Sham marriages as a survival strategy of Viennese Jewesses in 1938 – the Viennese exile researcher Irene Messinger dedicated herself to this topic in two ways this year: in January she co-edited the annotated memoirs of the Viennese dancer Anita Bild. And now, together with Sabine Bergler, she has curated an exhibition on this topic at Museum Judenplatz.
At the invitation of the Jewish Welcome Service, a group of 30 first- and second-generation Holocaust survivors visited Vienna from October 15 to October 20. The guests from the USA, Israel, Denmark and Uruguay were welcomed by Austrian President Alexander Van der Bellen and City Councilman for Culture Andreas Mailath-Pokorny.
Once again, the Jewish Welcome Service (JWS) hosted a delegation of the American Jewish Committee (AJC) from November 6 to 12. The JWS organized a varied program in cooperation with AJC NY and the Austrian Consulate General. The aim of the visit was to give an impression of present-day Austria – from politics to business and culture to modern Jewish life.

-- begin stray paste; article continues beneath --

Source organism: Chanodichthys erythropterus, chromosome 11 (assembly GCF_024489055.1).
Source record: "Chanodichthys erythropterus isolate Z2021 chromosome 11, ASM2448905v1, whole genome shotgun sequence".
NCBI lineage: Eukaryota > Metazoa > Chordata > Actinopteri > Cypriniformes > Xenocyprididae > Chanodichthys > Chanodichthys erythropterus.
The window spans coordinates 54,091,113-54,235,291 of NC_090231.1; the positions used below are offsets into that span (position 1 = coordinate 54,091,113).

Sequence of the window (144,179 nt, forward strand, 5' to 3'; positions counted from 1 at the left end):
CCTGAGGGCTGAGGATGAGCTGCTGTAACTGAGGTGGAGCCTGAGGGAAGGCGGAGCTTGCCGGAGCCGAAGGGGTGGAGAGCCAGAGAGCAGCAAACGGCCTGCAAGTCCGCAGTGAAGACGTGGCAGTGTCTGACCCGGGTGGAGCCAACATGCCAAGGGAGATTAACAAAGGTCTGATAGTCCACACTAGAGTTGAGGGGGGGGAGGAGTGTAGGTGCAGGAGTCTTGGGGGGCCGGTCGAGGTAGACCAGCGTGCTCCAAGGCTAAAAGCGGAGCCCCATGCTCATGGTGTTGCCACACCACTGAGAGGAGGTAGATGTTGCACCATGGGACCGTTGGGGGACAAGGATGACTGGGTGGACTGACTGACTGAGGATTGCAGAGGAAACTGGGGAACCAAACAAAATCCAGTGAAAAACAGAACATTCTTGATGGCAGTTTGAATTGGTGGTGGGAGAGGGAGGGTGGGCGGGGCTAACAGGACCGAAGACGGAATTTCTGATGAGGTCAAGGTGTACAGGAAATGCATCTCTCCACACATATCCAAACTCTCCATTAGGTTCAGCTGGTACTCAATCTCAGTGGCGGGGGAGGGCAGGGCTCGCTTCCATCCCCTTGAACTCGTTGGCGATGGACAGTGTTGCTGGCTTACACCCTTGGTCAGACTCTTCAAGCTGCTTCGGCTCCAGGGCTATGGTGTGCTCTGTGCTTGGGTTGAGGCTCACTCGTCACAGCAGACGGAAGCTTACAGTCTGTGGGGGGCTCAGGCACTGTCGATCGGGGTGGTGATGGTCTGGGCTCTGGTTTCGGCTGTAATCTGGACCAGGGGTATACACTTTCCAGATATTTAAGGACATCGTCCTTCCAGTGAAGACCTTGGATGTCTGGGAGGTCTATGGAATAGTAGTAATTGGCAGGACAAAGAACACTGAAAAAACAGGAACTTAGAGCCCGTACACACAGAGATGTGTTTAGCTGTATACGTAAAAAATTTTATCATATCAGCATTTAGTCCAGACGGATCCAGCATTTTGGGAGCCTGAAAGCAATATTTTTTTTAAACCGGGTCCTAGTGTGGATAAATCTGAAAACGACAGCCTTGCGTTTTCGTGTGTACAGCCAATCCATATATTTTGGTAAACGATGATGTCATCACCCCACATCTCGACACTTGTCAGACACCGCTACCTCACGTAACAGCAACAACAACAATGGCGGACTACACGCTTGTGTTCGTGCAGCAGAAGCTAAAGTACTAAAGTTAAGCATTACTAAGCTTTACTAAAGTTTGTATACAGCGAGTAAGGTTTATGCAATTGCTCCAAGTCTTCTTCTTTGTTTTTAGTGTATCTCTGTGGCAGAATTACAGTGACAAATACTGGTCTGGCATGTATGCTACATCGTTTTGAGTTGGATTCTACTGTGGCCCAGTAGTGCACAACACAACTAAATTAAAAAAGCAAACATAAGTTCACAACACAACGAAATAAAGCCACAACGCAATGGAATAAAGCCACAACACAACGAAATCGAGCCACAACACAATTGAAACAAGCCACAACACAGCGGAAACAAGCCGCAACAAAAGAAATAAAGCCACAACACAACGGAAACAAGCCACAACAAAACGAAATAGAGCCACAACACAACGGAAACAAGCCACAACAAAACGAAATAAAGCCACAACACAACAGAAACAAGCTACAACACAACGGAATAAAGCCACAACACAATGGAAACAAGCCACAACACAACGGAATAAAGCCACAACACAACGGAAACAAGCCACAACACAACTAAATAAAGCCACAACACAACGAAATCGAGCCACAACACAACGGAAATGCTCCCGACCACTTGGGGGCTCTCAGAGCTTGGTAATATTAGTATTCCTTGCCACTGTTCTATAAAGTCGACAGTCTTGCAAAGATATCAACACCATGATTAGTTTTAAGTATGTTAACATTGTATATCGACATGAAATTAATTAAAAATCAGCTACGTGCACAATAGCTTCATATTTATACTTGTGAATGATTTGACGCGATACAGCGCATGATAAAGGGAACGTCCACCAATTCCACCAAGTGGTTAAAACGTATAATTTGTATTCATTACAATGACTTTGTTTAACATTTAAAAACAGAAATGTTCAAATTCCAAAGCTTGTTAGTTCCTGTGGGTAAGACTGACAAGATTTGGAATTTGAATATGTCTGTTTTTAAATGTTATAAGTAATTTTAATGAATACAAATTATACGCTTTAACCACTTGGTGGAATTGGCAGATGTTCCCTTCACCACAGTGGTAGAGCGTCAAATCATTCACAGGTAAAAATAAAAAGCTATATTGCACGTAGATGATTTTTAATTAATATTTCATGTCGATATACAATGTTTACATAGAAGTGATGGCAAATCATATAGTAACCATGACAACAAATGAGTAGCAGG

Ruth Elkabets and Miriam Prager from Israel visited Vienna a few years ago at the invitation of the Jewish Welcome Service. They brought the diary of her great aunt Camilla Hirsch, in which she meticulously described the everyday life and the conditions at the Theresienstadt concentration camp. Thanks to the Mandelbaum publishing house, this diary has now been published and presented at the Jewish Museum Vienna in mid November.
Two sites commemorating the Jews from Vienna who were murdered by the Nazis were opened in Vienna this fall: the Aspang train station memorial and the Herminengasse memorial.
Where our world is going – the focus of the current issue of “Das Jüdische Echo” (Vol. 66/2017). The magazine traces ideals for living together in society, religion and culture, in another area of tension between horror scenarios and great dreams.